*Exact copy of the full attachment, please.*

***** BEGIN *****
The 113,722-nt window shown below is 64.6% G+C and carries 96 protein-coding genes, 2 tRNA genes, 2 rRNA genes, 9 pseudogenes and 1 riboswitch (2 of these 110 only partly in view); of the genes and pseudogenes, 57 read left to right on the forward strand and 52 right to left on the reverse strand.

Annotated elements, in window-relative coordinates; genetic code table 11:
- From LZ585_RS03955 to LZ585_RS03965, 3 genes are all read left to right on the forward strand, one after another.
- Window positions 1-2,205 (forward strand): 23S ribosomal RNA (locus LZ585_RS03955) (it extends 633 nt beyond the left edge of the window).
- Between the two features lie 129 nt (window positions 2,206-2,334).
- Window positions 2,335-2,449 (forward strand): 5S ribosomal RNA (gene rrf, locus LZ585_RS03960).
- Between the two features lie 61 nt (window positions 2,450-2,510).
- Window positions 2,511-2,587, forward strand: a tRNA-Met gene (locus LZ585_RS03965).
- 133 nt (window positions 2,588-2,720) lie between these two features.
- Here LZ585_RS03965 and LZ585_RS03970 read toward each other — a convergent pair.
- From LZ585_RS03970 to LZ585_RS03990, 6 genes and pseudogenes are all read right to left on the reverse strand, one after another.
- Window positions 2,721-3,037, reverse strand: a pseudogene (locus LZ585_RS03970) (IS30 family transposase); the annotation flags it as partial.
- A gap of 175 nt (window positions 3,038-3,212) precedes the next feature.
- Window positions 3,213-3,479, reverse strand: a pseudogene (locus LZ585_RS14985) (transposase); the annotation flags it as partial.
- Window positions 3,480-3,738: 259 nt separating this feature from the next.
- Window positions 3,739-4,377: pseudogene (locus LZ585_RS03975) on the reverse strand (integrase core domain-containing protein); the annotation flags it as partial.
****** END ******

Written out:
The 113,722-nt window shown below is 64.6% G+C and carries 96 protein-coding genes, 2 tRNA genes, 2 rRNA genes, 9 pseudogenes and 1 riboswitch (2 of these 110 only partly in view); of the genes and pseudogenes, 57 read left to right on the forward strand and 52 right to left on the reverse strand.

Annotated elements, in window-relative coordinates; genetic code table 11:
- From LZ585_RS03955 to LZ585_RS03965, 3 genes are all read left to right on the forward strand, one after another.
- Window positions 1-2,205 (forward strand): 23S ribosomal RNA (locus LZ585_RS03955) (it extends 633 nt beyond the left edge of the window).
- Between the two features lie 129 nt (window positions 2,206-2,334).
- Window positions 2,335-2,449 (forward strand): 5S ribosomal RNA (gene rrf, locus LZ585_RS03960).
- Between the two features lie 61 nt (window positions 2,450-2,510).
- Window positions 2,511-2,587, forward strand: a tRNA-Met gene (locus LZ585_RS03965).
- 133 nt (window positions 2,588-2,720) lie between these two features.
- Here LZ585_RS03965 and LZ585_RS03970 read toward each other — a convergent pair.
- From LZ585_RS03970 to LZ585_RS03990, 6 genes and pseudogenes are all read right to left on the reverse strand, one after another.
- Window positions 2,721-3,037, reverse strand: a pseudogene (locus LZ585_RS03970) (IS30 family transposase); the annotation flags it as partial.
- A gap of 175 nt (window positions 3,038-3,212) precedes the next feature.
- Window positions 3,213-3,479, reverse strand: a pseudogene (locus LZ585_RS14985) (transposase); the annotation flags it as partial.
- Window positions 3,480-3,738: 259 nt separating this feature from the next.
- Window positions 3,739-4,377: pseudogene (locus LZ585_RS03975) on the reverse strand (integrase core domain-containing protein); the annotation flags it as partial.